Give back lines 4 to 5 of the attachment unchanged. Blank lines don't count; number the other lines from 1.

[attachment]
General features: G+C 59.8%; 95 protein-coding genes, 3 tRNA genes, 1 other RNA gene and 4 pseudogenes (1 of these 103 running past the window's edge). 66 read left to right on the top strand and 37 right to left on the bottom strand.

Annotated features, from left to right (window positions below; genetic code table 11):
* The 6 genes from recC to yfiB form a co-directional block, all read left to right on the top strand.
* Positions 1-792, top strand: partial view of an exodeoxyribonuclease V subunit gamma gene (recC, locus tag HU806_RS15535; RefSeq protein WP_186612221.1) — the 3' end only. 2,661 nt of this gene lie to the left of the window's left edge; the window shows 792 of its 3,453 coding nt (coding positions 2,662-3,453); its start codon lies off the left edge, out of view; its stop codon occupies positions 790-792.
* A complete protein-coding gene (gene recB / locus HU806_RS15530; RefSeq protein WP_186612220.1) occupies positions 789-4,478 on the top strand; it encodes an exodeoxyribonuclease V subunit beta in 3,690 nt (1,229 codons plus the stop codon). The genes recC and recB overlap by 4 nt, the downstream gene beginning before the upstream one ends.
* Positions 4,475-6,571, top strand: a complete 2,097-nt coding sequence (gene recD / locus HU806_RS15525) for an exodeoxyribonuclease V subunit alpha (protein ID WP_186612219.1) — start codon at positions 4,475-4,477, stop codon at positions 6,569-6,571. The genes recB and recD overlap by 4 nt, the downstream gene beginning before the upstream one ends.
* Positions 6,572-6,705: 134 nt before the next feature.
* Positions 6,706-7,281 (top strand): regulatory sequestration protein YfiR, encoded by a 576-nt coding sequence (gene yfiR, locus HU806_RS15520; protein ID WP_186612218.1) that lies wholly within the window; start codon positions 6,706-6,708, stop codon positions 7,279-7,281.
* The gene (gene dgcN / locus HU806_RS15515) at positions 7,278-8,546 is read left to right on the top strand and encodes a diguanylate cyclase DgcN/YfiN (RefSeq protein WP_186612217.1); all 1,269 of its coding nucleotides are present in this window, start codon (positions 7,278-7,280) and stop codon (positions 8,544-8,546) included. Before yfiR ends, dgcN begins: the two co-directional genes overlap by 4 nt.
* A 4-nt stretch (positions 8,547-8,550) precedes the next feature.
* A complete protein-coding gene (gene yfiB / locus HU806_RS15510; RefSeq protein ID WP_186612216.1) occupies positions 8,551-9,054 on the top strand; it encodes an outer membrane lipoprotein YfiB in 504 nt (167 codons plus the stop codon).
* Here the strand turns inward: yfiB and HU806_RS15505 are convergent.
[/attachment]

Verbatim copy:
* Positions 1-792, top strand: partial view of an exodeoxyribonuclease V subunit gamma gene (recC, locus tag HU806_RS15535; RefSeq protein WP_186612221.1) — the 3' end only. 2,661 nt of this gene lie to the left of the window's left edge; the window shows 792 of its 3,453 coding nt (coding positions 2,662-3,453); its start codon lies off the left edge, out of view; its stop codon occupies positions 790-792.
* A complete protein-coding gene (gene recB / locus HU806_RS15530; RefSeq protein WP_186612220.1) occupies positions 789-4,478 on the top strand; it encodes an exodeoxyribonuclease V subunit beta in 3,690 nt (1,229 codons plus the stop codon). The genes recC and recB overlap by 4 nt, the downstream gene beginning before the upstream one ends.